• Then, the rational function $h=f+g^p$ induces a cover $C\to\mathbf P^1$ only ramified above infinity.
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Here's a trick to generate a lot of examples over k = algebraic closure of a finite field (used in the Weil conjectures). Take any smooth curve C and a generically etale map f:C -> P^1. Then there is some open U in A^1 such that V = f^{-1}(U) -> U is finite etale. The reduced scheme underlying A^1 - U is a finite set of closed points which generate a finite subgroup G of the additive group A^1(k). Composing with the quotient A^1 -> A^1/G gives a map V -> A^1 - 0 that is finite etale. Composing with the Artin-Schreier isogeny A^1 - 0 -> A^1 sending x to x^p + 1/x gives a finite etale map V -> A^1.

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In response to your second question, states "every curve over an infinite field of characteristic p>0 admits a map to P^1 ramified over only one point!" The above paper proves a more general result, and cites the result about curves to a paper of Katz.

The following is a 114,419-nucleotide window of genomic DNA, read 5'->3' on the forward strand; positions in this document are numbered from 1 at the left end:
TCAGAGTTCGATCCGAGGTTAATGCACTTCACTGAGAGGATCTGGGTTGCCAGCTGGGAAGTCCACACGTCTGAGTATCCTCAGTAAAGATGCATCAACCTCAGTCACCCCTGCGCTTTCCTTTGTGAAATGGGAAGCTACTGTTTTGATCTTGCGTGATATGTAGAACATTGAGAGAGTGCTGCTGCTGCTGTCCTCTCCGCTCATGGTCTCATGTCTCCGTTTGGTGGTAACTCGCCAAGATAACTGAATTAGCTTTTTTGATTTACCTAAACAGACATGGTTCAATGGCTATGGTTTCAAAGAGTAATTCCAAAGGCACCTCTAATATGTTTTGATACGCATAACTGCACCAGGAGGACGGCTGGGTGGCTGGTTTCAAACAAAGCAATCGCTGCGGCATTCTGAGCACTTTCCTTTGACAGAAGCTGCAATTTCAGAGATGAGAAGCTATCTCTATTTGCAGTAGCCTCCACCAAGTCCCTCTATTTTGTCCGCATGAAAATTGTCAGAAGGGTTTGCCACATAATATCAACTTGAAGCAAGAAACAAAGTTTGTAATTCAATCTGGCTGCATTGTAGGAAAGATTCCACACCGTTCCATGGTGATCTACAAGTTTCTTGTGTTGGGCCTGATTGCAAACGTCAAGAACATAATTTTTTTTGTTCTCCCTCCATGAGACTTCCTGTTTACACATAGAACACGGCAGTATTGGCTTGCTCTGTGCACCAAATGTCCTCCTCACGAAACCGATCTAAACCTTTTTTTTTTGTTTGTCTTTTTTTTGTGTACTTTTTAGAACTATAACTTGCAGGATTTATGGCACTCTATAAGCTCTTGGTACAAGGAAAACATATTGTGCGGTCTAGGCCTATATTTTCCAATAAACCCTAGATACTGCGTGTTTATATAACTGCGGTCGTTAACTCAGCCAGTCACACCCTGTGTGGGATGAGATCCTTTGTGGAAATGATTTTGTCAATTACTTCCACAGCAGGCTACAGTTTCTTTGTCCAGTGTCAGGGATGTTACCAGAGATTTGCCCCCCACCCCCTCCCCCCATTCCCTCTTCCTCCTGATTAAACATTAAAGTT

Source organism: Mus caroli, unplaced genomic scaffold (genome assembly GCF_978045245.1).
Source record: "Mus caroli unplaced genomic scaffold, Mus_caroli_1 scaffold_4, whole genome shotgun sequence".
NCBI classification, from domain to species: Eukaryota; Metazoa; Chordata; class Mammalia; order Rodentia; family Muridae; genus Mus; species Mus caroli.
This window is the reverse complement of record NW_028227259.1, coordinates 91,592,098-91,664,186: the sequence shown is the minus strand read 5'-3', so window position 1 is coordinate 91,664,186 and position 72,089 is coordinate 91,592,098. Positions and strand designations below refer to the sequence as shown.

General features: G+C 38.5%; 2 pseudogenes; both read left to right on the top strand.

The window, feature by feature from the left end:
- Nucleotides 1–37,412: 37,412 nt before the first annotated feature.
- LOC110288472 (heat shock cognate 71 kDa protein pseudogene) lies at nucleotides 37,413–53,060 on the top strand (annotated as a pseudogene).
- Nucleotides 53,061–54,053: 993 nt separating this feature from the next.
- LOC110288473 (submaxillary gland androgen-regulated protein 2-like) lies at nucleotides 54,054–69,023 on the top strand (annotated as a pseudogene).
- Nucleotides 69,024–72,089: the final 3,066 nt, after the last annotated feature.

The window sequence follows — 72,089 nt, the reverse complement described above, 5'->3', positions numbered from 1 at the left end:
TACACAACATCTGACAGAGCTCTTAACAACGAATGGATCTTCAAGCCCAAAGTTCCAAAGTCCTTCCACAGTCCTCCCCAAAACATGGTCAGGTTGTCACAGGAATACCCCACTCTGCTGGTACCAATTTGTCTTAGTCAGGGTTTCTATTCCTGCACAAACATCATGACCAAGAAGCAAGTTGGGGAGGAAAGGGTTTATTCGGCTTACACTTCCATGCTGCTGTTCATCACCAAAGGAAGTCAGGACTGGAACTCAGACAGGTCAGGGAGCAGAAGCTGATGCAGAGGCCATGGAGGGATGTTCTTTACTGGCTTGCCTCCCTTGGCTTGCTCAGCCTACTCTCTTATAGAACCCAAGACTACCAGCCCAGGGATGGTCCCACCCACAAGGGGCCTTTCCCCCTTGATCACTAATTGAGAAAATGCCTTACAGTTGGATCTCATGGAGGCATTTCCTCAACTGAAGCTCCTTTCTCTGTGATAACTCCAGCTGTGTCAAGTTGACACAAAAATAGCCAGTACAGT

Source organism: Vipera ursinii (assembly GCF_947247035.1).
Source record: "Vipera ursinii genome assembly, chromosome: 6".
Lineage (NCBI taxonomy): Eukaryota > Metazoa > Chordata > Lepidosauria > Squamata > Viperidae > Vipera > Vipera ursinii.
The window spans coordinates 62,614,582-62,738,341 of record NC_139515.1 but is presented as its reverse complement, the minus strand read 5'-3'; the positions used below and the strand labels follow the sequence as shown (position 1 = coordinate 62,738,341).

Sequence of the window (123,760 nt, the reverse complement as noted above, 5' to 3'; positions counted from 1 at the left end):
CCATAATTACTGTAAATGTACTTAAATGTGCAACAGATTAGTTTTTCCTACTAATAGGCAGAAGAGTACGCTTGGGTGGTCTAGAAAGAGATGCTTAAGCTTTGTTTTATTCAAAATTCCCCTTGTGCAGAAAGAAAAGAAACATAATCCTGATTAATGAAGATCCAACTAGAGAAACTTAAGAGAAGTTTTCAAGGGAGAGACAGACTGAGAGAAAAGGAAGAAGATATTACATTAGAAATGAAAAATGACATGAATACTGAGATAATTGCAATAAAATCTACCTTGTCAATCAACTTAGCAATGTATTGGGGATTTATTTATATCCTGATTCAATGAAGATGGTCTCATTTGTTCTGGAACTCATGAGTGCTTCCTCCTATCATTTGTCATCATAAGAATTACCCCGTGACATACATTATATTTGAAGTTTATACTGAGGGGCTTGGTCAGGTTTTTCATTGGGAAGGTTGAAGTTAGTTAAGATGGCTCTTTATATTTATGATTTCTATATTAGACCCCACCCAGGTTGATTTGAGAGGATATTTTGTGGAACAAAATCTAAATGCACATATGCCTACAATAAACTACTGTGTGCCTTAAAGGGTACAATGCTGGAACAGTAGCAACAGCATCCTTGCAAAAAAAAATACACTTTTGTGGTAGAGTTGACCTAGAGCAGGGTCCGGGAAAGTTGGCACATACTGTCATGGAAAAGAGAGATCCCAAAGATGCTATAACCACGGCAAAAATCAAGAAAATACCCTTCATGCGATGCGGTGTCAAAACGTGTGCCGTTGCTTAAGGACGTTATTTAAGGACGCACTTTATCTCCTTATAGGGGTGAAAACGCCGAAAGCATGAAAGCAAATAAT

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This is an amazing paper. Un/fortunately Kiran writes papers much faster than I can read them, but I will try to make an exception for this one. – Pete L. Clark Dec 28 '09 at 11:52

I see that this question is from a while back, but I figured I add this little morsel: Manish Kumar proved for his thesis that the commutator subgroup of the algebraic fundamental group of A^1 (and, in fact, ANY smooth affine curve) over a countable algebraically closed field of characteristic p>0 is profinite free. He later (to people's astonishment, as the original statement was surprising to begin with) continued to prove this for any algebraically closed field of characteristic p>0 in this arxiv pre-print:

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The statement about which finite groups occur as Galois groups of etale covers of the affine line -- any group which does not have a non-trivial quotient of order prime to p -- is due to Raynaud, not Harbater. (Harbater extended Raynaud's theorem to arbitrary affine curves.)